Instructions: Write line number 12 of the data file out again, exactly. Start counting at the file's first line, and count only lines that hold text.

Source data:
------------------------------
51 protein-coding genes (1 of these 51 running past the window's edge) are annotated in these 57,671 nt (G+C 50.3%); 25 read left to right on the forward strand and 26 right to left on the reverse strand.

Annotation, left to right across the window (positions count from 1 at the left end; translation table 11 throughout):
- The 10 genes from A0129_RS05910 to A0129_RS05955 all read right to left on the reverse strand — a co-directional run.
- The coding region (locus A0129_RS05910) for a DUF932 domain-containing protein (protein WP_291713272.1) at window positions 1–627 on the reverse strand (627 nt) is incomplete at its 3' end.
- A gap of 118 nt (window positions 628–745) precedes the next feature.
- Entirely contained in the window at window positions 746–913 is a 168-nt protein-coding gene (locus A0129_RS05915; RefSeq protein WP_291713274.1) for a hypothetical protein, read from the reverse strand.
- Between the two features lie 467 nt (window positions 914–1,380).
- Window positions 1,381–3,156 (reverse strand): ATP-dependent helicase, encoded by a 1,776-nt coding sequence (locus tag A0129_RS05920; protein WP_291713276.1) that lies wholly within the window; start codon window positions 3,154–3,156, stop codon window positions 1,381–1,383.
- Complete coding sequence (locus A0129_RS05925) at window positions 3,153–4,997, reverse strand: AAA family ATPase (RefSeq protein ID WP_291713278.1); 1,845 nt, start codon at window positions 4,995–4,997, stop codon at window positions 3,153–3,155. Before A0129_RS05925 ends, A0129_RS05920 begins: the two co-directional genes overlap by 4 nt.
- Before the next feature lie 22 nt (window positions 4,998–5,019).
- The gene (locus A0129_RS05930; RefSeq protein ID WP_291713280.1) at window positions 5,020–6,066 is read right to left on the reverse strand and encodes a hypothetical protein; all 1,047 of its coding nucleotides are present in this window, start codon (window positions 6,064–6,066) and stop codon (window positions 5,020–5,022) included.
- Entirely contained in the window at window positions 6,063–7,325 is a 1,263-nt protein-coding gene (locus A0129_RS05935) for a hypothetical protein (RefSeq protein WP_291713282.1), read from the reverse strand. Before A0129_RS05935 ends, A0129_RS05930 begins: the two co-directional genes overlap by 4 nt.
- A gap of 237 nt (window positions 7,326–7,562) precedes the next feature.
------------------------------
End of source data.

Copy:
- Entirely contained in the window at window positions 6,063–7,325 is a 1,263-nt protein-coding gene (locus A0129_RS05935) for a hypothetical protein (RefSeq protein WP_291713282.1), read from the reverse strand. Before A0129_RS05935 ends, A0129_RS05930 begins: the two co-directional genes overlap by 4 nt.